In the My Teaching Partner (MTP) program, coaches engage teachers in six to nine coaching cycles across a school year. Guided by the program’s theory, coaches help teachers reflect on the emotional, organizational, and instructional features of classrooms. MTP was originally developed for Pre-K and early elementary classrooms (MTP Pre-K), but the current paper focuses on the secondary school version of this program, MTP-Secondary (MTP-S), given the need for coaching models with middle and high school teachers. The paper presents the guiding theory of MTP-S and how it relates to key components of the coaching cycle. We then offer a brief synthesis of research demonstrating its effectiveness in raising achievement, promoting positive peer interactions, and reducing racial disparities in teachers’ discipline practices. We provide ideas for future research that would help advance theory on the essential components of effective coaching programs in secondary schools.
Adolescents face the developmental challenge to establish a sense of identity and autonomy while at the same time remaining connected to and engaged with their family—the original source of safety. Not only do teens strive to establish a healthy balance with their families, but they also are learning to navigate more autonomous relationships with peers, and later with romantic partners. Failure to form healthy close relationships in adolescence has been linked to poor psychological, social, and physical health into adulthood, highlighting the importance of these early relationships. We review the extensive research on adolescent autonomy from our longitudinal study of adolescent development. Overall, research on parental influence on adolescent development is largely informed by research on the mother–child relationship. Less research has considered the unique role that fathers may play in adolescent development. We will report on new research findings that father–child relationships with high levels of both autonomy and relatedness are linked to better quality of teen romantic relationships, both concurrently and longitudinally. This recent work is discussed and future directions proposed to consider the distinct role of fathers for the developmental task of establishing autonomy yet remaining connected to others in adolescence.
Secondary school is a vulnerable time where stagnation or declines in classroom behavioral engagement occur for many students, and peer relationships take on a heightened significance. We examined the implications of adolescents’ perceptions of relatedness with classroom peers for their academic learning. Participants were 1084 adolescents (53% female) in 65 middle and high school classrooms. Multilevel cross-lagged path analyses found that adolescents’ perceived relatedness with classroom peers subsequently predicted their increased self-reported behavioral engagement in that classroom from fall to winter and again from winter to spring. Higher engagement in spring predicted higher end of year objective achievement test scores after statistical control of prior year test scores. Implications are discussed for increasing classroom peer relatedness to enhance adolescents’ achievement.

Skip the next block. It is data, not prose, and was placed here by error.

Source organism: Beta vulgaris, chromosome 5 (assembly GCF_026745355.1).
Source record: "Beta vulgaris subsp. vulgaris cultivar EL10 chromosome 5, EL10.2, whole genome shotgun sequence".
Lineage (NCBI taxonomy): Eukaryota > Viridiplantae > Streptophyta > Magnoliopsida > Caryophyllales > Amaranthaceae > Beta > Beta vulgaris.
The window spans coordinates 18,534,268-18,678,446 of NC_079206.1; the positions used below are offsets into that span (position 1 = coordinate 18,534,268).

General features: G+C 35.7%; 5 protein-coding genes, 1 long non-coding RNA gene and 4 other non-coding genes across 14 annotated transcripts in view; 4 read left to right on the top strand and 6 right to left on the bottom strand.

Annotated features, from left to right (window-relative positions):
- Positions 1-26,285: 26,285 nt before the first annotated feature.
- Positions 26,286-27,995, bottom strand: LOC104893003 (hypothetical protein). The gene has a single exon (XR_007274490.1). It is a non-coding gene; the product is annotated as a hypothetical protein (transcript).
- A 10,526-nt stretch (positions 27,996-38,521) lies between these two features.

Results of an RCT examining the effects of a brief psychosocial intervention on inpatient satisfaction
Background and Objectives
Increasing attention is being paid to patients’ experience of hospitalization. The brief psychosocial intervention, BATHE, is an intervention found to improve patients’ outpatient experience but not yet studied in inpatient settings. This RCT examined whether daily administration of BATHE would improve patients’ satisfaction with their hospital experience.
BATHE is a brief psychosocial intervention designed to reduce distress and strengthen the physician-patient relationship. In February-March 2015 and February-March 2016, 25 patients admitted to the University of Virginia Family Medicine inpatient service were randomized to usual care or to the BATHE intervention. Participants completed a baseline measure of satisfaction at enrollment. Those in the intervention group received the BATHE intervention daily for five days or until discharge. At completion, participants completed a patient satisfaction measure.
Daily administration of BATHE had strong effects on patients’ likelihood of endorsing their medical care as “excellent.” BATHE did not improve satisfaction by making patients feel more respected, informed or attended to. Rather, effects on satisfaction were mediated by patients’ perception that their physician showed “a genuine interest in me as a person.”
Our study suggests that patients are more satisfied with their hospitalization experience when physicians take a daily moment to check in with the patient “as a person” and not just as a medical patient. The brevity of the BATHE intervention indicates that this check-in need not be lengthy or overly burdensome for the already busy inpatient physician.
Keywords: hospitalization, patient satisfaction, physician patient relationship